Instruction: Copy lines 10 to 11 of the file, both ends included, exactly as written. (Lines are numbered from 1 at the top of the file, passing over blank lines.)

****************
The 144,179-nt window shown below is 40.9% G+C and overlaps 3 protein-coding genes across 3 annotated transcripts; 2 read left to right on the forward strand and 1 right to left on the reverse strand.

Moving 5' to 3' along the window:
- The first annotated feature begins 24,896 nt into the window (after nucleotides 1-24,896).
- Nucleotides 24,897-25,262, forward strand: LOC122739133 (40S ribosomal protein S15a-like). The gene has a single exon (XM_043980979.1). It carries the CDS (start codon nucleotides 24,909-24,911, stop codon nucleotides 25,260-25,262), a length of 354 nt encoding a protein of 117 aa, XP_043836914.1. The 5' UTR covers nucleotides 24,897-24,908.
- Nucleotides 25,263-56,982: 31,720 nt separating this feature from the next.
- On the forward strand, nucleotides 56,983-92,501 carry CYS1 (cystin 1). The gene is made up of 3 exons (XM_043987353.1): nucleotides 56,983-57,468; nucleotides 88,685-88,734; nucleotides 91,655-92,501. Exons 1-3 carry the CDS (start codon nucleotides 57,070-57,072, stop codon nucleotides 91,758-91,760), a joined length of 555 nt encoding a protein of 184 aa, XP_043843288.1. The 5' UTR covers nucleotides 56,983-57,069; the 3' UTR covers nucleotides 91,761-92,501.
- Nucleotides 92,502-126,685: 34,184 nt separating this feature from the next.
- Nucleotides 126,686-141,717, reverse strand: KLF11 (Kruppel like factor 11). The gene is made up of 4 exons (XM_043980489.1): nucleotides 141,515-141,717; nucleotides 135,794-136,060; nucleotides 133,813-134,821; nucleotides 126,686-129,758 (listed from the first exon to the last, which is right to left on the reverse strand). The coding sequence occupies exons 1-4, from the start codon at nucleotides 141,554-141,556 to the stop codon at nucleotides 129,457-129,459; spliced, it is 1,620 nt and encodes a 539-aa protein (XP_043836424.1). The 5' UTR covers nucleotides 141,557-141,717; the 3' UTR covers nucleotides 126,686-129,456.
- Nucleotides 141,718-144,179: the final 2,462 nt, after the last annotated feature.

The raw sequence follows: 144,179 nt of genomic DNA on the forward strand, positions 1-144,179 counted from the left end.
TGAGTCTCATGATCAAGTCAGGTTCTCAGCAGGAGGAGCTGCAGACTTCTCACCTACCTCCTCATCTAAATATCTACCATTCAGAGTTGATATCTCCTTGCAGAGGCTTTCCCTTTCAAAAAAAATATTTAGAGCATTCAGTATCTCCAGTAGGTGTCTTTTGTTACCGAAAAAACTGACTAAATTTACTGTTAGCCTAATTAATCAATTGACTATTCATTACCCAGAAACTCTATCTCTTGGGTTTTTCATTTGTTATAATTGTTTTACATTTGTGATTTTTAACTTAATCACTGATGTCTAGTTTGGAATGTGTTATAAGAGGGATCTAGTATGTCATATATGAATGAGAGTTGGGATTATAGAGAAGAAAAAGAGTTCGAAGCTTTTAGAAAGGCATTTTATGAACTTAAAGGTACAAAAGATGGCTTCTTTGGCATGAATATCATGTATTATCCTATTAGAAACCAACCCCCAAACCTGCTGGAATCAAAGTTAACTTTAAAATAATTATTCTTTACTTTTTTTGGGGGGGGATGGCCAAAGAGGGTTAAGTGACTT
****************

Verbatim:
The raw sequence follows: 144,179 nt of genomic DNA on the forward strand, positions 1-144,179 counted from the left end.
TGAGTCTCATGATCAAGTCAGGTTCTCAGCAGGAGGAGCTGCAGACTTCTCACCTACCTCCTCATCTAAATATCTACCATTCAGAGTTGATATCTCCTTGCAGAGGCTTTCCCTTTCAAAAAAAATATTTAGAGCATTCAGTATCTCCAGTAGGTGTCTTTTGTTACCGAAAAAACTGACTAAATTTACTGTTAGCCTAATTAATCAATTGACTATTCATTACCCAGAAACTCTATCTCTTGGGTTTTTCATTTGTTATAATTGTTTTACATTTGTGATTTTTAACTTAATCACTGATGTCTAGTTTGGAATGTGTTATAAGAGGGATCTAGTATGTCATATATGAATGAGAGTTGGGATTATAGAGAAGAAAAAGAGTTCGAAGCTTTTAGAAAGGCATTTTATGAACTTAAAGGTACAAAAGATGGCTTCTTTGGCATGAATATCATGTATTATCCTATTAGAAACCAACCCCCAAACCTGCTGGAATCAAAGTTAACTTTAAAATAATTATTCTTTACTTTTTTTGGGGGGGGATGGCCAAAGAGGGTTAAGTGACTT